CARBON printing being so essentially different in its methods from other processes, the terms used to describe the various operations also differ widely, so that to the ordinary worker it may appear forbiddingly strange and difficult. Strange it is, to an extent, but certainly not difficult to any careful and systematic worker; and as soon as the initial points are mastered, it becomes the most flexible and adaptable, as well as the most fascinating of printing processes, And the initial difficulties are less than in many other printing methods. There is no reason why a first essay in carbon should not result in fair prints if reasonable care is exercised.
The object of this article is mainly to describe the working of the process in detail in such a manner that those unacquainted with it may, from these pages alone, derive all the information that they require to become successful carbon printers, the probable causes of failure or defective results being given, as well as the simple description of the most direct method of ensuring success. In addition, it is hoped that gleanings from the author's experience in working the process may be useful to many who have long passed the preliminary stages of the work, as they are original methods of arriving at the result desired, departures from ordinary practice that have appeared to be improvements when regarded from the point of view of the worker on a small scale.
Carbon is essentially the process for the amateur photographer, as by its aid so much variety in the resulting prints may be secured without any variation in working, or equally, if desired, any number of prints absolutely identical in tone or colour; whether the colour desired be black, brown, red, or even green or blue. And a most important consideration for the worker who wishes his prints to be as close as possible in their approach to the depth and effect that he has determined upon, is that the exact depth can be determined in development in full daylight when there is no further operation to modify the effect that has been produced. There is a fair latitude possible in development, quite sufficient to cover the errors of exposure within the limits of reasonable care in working. And before proceeding to the practical consideration of the work, attention may be called to the fact that carbon differs from all other printing methods in a manner that most workers will appreciate. However the print may have to be treated to compensate for error in exposure or to obtain any special effect by developing one portion more than another, the colour is unaffected. It remains the exact shade determined upon when the sensitive paper was placed in the printing frame.
Carbon tissue, as the paper bearing the gelatine film is called, may be purchased from the makers either sensitive or insensitive. The inexperienced worker should obtain sensitive tissue, though as he becomes more advanced he will certainly prefer to sensitise tissue as required for printing, this course offering so many advantages. But at first it is necessary to reduce the chances of failure to the minimum, and in purchasing sensitive tissue the beginner can ensure that his materials are in a condition that renders the finest result possible. If he should fail, the reason is not in his materials but in his working.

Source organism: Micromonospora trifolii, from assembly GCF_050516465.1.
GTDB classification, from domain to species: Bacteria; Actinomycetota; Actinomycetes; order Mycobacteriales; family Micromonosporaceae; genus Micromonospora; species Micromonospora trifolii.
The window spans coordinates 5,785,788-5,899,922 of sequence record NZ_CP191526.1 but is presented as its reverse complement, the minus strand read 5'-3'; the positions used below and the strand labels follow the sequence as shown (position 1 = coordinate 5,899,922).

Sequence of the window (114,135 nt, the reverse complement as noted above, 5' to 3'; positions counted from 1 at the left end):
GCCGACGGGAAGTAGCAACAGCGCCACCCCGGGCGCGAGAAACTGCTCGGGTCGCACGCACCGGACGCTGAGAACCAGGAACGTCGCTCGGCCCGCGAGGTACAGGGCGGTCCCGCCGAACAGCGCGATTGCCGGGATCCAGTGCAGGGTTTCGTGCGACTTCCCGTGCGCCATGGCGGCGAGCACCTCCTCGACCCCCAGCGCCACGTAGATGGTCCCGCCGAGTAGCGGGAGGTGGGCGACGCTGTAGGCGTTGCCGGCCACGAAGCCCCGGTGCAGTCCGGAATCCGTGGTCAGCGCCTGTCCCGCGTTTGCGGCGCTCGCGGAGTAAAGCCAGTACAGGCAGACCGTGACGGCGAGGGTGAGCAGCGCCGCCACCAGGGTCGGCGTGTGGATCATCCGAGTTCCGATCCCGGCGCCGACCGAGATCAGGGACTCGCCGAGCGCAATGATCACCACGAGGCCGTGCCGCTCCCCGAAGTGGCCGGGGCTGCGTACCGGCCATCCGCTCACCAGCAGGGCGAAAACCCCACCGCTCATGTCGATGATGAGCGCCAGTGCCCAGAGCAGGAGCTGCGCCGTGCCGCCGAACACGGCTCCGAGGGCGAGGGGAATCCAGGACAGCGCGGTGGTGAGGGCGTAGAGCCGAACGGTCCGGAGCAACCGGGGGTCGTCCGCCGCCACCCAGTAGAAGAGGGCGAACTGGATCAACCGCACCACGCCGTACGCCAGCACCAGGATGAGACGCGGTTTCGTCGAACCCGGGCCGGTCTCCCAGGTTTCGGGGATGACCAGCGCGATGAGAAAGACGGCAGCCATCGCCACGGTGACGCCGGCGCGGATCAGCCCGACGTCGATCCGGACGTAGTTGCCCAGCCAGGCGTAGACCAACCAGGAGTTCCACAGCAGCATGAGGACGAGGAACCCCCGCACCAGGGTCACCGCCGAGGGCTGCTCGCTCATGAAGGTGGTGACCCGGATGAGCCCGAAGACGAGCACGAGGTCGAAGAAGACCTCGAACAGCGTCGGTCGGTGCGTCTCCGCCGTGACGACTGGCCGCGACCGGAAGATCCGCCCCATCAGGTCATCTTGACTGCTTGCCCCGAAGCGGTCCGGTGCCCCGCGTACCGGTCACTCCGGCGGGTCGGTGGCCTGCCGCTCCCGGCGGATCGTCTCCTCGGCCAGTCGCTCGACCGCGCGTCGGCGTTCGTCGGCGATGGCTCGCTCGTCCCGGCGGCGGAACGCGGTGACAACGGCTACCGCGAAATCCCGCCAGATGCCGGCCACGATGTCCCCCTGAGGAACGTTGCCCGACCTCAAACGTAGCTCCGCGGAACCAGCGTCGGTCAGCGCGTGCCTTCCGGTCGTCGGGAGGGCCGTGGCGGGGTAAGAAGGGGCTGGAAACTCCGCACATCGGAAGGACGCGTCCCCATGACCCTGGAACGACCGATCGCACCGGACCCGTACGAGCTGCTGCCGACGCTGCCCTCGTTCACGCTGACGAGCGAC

THE MAJESTIC MAIN By F. J. MORTIMER.
Carbon tissue consists simply of a film of coloured gelatine supported on paper, similar in some respects to the film in gelatine silver printing papers; but in place of the sensitive silver salt in the latter, the former is rendered sensitive to light by containing potassium bichromate ; and instead of being white like the silver paper it is very dark, the actual surface appearance being that of the deepest shadow of the final print.
The basis of the carbon process is the fact that gelatine is rendered insoluble by potassium bichromate and subsequent exposure to light. In practice, a sheet of paper is coated with a film of coloured gelatine which has been rendered sensitive to the action of light by the addition of potassium bichromate, and, after exposure under a negative, those parts on which the light has not acted are dissolved away, leaving the image standing. In a description it sounds terribly clumsy and unpromising, in practice it is capable of the most delicate effects and perfect rendering of gradation, combined with the greatest force and vigour, if desired.
As gelatine is colourless, the colour of the print is determined in the manufacture of the tissue by the pigments added to the gelatine, the after treatment, development, etc, having no effect on this colour.
The only difference between sensitive and insensitive tissue is that the former has the sensitising salt incorporated during manufacture ; the latter is exactly similar excepting in this one respect, and it has to be rendered sensitive by immersion in a sensitising bath before using.
Sensitive tissue will not keep in really good condition for more than seven to ten days, insensitive will keep indefinitely if stored in a thoroughly dry room. In a damp atmosphere it will rapidly deteriorate.
The results are permanent. The gelatine film that remains after exposure and development is absolutely insoluble, and manufacturers are careful to select permanent colours for tissue making. With an unfading pigment and thoroughly toughened gelatine, a print is secured as lasting as anything on a paper basis can possibly be.